Looking back over my journal entries and blog from the time I spent there is like walking through mud. It takes time to wade through the old memories and it’s hard to leave the memories when I’m finished reading. They stick to me when I move forward. Reflecting back on the trip, which I do more often that I believe normal for a summer study abroad trip, I remember the times in my mama’s kitchen, her kindness as I was afraid to try new foods, my complete inability to learn Xhosa, my tears when the neighborhood chickens were dinner, and my confusion of “African Time.”
When I look back now I see a woman pouring out her inner monologue for the world to read.
When I came home my heart was broken. I have no other way to describe this time in my life. For a year or so after I felt like I’d lost my tether. How could I possibly be the woman I was in Cape Town and still be the woman I was in Arizona? How could I live the life I was living now just the same as I had lived it before? How could I possibly keep the knowledge I had gained in my head and my heart and be expected to pretend I hadn’t?
I came home because I had to. Had I not returned for my senior year of college, I would have lost my scholarship and had no clue what that meant for me. I didn’t have the financial means to pay for a year of college and I was certain it meant I wouldn’t graduate, therefore never amounting to anything. This petrified me. This could all happen because I felt this connection to this country and didn’t want to leave. I wanted, more than anything, to stay. There are many days that I wonder who I’d be if I had stayed. This is a daydream I’ve learned to keep brief, the decisions we make are already made, there’s no changing this one.
There aren’t many times in your life that you experience something with an absolute certainty. It’s a deep, a heartfelt conviction that this, this thing is right. I’ve only felt that kind of confidence in a feeling before and it was for a person and not for a country. I knew that was love. These two things I know.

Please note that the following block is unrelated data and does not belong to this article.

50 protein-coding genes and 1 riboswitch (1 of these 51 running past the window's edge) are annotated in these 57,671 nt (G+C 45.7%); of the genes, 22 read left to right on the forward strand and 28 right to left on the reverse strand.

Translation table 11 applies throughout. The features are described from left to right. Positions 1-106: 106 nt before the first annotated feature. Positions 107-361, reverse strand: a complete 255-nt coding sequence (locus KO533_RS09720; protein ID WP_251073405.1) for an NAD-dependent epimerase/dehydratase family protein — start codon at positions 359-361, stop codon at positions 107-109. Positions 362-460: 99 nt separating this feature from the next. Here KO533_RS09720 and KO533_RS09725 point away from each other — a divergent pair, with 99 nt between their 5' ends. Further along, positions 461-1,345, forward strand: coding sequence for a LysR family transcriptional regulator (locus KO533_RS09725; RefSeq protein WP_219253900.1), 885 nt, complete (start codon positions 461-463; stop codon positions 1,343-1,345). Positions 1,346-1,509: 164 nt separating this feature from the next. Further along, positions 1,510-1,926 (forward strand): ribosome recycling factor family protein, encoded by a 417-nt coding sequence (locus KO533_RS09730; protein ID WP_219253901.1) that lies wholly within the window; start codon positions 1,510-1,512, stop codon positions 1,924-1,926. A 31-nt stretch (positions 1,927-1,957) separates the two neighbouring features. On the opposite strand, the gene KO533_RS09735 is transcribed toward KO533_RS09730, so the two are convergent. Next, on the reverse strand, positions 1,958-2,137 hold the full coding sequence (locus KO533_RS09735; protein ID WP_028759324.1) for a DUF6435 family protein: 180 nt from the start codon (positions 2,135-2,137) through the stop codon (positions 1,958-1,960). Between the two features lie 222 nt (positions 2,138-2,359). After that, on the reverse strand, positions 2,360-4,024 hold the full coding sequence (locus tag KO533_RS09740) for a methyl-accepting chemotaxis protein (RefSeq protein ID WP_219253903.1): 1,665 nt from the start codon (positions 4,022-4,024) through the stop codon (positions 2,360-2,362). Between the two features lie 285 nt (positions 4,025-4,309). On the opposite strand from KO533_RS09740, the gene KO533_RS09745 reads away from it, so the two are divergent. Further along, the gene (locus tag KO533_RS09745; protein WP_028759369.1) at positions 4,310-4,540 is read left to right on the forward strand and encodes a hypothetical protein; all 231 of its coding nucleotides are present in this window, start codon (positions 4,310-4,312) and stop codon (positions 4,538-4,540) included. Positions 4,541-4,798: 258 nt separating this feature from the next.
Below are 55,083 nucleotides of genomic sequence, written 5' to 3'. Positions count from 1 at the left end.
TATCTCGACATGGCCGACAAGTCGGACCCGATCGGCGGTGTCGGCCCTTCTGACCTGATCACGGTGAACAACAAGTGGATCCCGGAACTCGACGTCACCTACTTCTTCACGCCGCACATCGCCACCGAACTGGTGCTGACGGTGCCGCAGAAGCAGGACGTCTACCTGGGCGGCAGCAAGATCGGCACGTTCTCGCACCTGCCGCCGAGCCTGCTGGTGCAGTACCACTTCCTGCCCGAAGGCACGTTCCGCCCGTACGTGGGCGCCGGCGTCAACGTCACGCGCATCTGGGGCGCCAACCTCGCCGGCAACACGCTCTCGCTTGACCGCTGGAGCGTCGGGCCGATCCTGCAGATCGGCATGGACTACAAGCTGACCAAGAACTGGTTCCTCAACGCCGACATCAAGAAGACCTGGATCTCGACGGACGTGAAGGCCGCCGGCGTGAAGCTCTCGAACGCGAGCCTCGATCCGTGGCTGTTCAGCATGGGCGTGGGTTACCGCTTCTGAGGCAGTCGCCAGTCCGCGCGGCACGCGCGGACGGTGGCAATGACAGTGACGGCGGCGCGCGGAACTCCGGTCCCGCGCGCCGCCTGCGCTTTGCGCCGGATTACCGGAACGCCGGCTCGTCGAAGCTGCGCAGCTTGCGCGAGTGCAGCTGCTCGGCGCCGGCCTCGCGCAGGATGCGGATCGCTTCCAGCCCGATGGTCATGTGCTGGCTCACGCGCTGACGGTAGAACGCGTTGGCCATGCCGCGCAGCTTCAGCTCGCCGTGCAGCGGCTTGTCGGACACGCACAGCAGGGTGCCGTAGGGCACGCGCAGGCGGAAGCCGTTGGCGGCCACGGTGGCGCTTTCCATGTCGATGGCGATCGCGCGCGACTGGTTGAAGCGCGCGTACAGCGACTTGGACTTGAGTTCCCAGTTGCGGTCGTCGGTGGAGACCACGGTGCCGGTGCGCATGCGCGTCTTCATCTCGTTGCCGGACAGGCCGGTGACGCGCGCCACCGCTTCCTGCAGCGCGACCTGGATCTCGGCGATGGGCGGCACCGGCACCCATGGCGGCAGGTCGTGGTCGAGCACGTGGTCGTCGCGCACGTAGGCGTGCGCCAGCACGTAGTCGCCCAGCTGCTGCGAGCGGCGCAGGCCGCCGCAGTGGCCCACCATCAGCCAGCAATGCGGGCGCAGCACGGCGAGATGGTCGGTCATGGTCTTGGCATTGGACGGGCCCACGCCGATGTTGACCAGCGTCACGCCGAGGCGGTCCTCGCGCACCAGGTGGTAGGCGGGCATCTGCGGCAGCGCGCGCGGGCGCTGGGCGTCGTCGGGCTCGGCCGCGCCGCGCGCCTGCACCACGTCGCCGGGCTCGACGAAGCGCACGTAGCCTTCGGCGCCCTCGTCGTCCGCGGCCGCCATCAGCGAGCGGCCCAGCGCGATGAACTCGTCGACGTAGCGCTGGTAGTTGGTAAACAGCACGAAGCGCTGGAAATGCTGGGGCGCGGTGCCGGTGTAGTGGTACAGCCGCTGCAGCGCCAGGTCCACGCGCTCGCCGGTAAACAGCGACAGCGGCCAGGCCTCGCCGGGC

Ubuntu Then and Ubuntu Now
South Africa taught me how to open my eyes. Not how to walk into a situation and have them miraculously opened for me, but how to literally open them myself and see the world around me. South Africa taught me I am a speck on this planet, a momentary blip in time and space. Within that time there is so much to experience, so much to see, do, go through, and for the fleeting time that we get to be alive, we get to choose!
I learned the difference of us vs. them and I learned about Ubuntu. We are all connected. I learned how to be a genuine human who cares about what happens in the intricacies of others’ lives. I became curious about the “why” behind peoples’ actions and about the “what’s next” part of tragedy.
I learned there is so freaking much to learn. And that I want to learn it. I want to understand.
From this time, my belief in humankind was strengthened. I believe people by nature want to understand and the time for dialogue is now. Now, more than ever, people have access to answers. This access whets our appetite for more. We want information and access to challenging and difficult questions. We want to know why suffering happens and we want to make it stop.
We just need to know how.
I always want answers and I’m not afraid to ask. I’m so thankful for this time and for the people I love on the other side of the continent for helping me see this is who I am.
And, of course, I’m thankful to my host Mama for actually changing my African name once she got to know me. She named me one thing, out of what I think was politeness, and very quickly changed my name to Nondwebi, which means Journalist (or gossip, let’s be honest). It was a beautiful gift, thank you.
Thanks for reading, please enjoy the rest of my articles from my time in Cape Town, Khayelitsha, and Observatory, South Africa here. If you have any feedback you’d like to share or experiences of your own, I’d love to hear from you. Comment below or private message me here.